Taxation as a regulatory tool: Lessons from environmental taxes in Europe

Monica Prasad*

*Corresponding author for this work

Research output: Chapter in Book/Report/Conference proceedingChapter

9 Scopus citations

Abstract

Introduction Governments have always used taxation to regulate their citizens' behavior, from the Babylonian divorce tax of 2350 B.C. (Burg, 2004) to the latest child tax credits. The regulatory tax receiving the most attention from scholars, activists, and policymakers these days is a tax on pollution. Ever since A.C. Pigou argued that some market exchanges produce externalities that are not captured in the exchange itself, pollution has been the classic example of a market externality, and recently a carbon tax has been proposed as an alternative to the more popular cap-and-trade method of controlling pollution. Cap and trade, critics argue, causes excessive price volatility, cannot adjust for swings in the business cycle, and too easily captured by special interests. Taxation, on the other hand, is more flexible and less bureaucratic. Environmental taxes seem to be a benefit for all: They would reduce the negative outcome of bad pollution; they would generate revenue that could be used to reduce other taxes (a “double dividend”), or to offset the regressivity of the tax; and they would contribute to energy independence. Although at the national level American policymakers seem more interested in cap-and-trade, interest in green taxes is intense in many countries, and several American states have adopted them. But do green taxes work? Environmental taxes have been in place in several countries since the early 1990s, but the experience is mixed.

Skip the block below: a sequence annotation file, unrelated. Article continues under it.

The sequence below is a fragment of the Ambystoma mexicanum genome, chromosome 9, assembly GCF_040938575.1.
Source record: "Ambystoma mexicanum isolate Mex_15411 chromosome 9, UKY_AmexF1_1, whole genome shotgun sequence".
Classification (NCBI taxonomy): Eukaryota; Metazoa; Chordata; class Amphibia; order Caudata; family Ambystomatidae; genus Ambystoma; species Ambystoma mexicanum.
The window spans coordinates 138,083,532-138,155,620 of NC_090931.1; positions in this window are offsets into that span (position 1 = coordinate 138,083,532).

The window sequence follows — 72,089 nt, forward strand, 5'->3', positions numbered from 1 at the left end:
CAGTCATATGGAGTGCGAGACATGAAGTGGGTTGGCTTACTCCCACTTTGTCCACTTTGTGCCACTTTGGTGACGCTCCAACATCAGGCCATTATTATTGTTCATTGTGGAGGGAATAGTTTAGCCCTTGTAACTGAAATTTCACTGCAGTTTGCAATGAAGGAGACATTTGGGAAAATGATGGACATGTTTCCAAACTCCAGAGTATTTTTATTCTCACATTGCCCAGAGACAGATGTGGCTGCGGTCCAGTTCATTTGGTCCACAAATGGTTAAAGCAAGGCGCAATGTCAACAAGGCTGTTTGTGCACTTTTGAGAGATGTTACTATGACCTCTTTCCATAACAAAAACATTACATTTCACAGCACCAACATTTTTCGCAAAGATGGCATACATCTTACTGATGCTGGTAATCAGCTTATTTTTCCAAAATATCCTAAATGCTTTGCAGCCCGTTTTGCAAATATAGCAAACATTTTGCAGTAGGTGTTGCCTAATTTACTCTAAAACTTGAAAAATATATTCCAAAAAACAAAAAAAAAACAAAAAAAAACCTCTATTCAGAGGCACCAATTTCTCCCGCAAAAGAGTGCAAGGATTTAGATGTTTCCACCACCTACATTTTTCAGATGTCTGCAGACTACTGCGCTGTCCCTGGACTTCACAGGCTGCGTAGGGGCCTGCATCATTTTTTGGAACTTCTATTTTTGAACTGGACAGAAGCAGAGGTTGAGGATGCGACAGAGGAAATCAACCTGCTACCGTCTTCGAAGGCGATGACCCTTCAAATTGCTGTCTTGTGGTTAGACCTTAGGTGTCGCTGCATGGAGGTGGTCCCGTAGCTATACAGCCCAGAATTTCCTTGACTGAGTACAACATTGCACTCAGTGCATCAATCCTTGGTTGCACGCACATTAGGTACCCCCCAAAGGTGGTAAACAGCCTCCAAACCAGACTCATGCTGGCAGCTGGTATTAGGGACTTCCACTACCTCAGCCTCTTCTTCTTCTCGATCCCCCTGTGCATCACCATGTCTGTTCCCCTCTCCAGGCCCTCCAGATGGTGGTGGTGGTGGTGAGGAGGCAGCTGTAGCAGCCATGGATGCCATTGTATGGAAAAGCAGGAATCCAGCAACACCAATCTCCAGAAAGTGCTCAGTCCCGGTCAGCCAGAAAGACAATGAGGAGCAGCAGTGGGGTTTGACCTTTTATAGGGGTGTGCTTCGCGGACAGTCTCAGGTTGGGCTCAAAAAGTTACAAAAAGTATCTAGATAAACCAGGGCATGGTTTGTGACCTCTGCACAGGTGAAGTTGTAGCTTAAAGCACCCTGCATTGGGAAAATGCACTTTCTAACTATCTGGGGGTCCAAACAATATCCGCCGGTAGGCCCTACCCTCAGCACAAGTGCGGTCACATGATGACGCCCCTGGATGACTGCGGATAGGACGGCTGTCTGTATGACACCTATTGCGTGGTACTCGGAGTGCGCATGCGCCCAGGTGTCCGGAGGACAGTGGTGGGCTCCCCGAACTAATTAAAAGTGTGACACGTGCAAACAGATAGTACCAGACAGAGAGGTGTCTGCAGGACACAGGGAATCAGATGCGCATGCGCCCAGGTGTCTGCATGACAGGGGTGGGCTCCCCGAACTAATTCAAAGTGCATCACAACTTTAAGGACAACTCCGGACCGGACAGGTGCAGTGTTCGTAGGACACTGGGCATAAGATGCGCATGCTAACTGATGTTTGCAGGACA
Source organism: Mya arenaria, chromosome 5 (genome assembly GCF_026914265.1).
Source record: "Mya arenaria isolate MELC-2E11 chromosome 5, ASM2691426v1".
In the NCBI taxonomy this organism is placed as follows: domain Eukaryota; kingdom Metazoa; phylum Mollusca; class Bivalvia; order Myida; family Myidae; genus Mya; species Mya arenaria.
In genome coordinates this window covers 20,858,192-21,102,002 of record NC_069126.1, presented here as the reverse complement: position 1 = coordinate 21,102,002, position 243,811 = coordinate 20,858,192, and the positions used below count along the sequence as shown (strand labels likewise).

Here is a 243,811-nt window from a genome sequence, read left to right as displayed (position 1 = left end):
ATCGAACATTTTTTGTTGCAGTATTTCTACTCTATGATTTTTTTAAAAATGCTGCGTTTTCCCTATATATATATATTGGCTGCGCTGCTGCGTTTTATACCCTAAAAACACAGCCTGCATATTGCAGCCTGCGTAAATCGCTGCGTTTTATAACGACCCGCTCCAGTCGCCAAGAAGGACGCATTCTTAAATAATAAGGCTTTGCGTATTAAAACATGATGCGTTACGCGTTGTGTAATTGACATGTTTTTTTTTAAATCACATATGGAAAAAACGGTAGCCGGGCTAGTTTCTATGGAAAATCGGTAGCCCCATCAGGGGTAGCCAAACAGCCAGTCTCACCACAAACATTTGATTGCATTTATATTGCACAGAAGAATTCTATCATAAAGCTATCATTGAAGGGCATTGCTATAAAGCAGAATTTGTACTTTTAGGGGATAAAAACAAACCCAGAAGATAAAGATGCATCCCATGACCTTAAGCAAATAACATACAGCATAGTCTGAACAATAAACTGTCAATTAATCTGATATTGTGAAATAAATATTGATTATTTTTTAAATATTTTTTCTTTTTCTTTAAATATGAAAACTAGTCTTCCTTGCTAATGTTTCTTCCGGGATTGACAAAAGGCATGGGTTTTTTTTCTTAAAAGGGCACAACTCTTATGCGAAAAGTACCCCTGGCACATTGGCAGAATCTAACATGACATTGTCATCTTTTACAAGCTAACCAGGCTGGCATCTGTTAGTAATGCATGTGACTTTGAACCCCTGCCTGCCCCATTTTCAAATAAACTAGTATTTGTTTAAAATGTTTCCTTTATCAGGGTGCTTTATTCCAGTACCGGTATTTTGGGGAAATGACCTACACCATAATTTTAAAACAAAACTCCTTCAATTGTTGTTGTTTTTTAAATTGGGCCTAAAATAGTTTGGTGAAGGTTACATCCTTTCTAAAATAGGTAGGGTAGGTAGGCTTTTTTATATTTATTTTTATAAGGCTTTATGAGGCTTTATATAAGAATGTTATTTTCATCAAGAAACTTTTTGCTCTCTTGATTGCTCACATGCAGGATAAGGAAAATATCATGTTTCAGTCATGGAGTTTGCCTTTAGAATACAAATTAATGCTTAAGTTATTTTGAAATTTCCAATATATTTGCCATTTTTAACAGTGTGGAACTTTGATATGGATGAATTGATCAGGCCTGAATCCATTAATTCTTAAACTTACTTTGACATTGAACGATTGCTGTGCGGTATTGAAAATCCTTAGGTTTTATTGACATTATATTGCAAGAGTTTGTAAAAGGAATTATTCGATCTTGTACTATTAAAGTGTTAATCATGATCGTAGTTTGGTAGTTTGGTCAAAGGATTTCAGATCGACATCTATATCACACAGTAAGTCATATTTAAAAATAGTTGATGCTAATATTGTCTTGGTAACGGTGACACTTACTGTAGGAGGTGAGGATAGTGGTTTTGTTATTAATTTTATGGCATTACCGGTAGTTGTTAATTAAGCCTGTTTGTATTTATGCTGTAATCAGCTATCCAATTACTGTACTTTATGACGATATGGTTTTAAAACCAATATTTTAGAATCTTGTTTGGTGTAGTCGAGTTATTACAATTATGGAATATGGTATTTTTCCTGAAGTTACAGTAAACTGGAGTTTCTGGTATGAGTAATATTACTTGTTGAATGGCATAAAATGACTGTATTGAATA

Original languageEnglish (US)
Title of host publicationGovernment and Markets
Subtitle of host publicationToward a New Theory of Regulation
PublisherCambridge University Press
Pages363-390
Number of pages28
ISBN (Electronic)9780511657504
ISBN (Print)9780521118484
DOIs
StatePublished - Jan 1 2009

ASJC Scopus subject areas

  • Economics, Econometrics and Finance(all)

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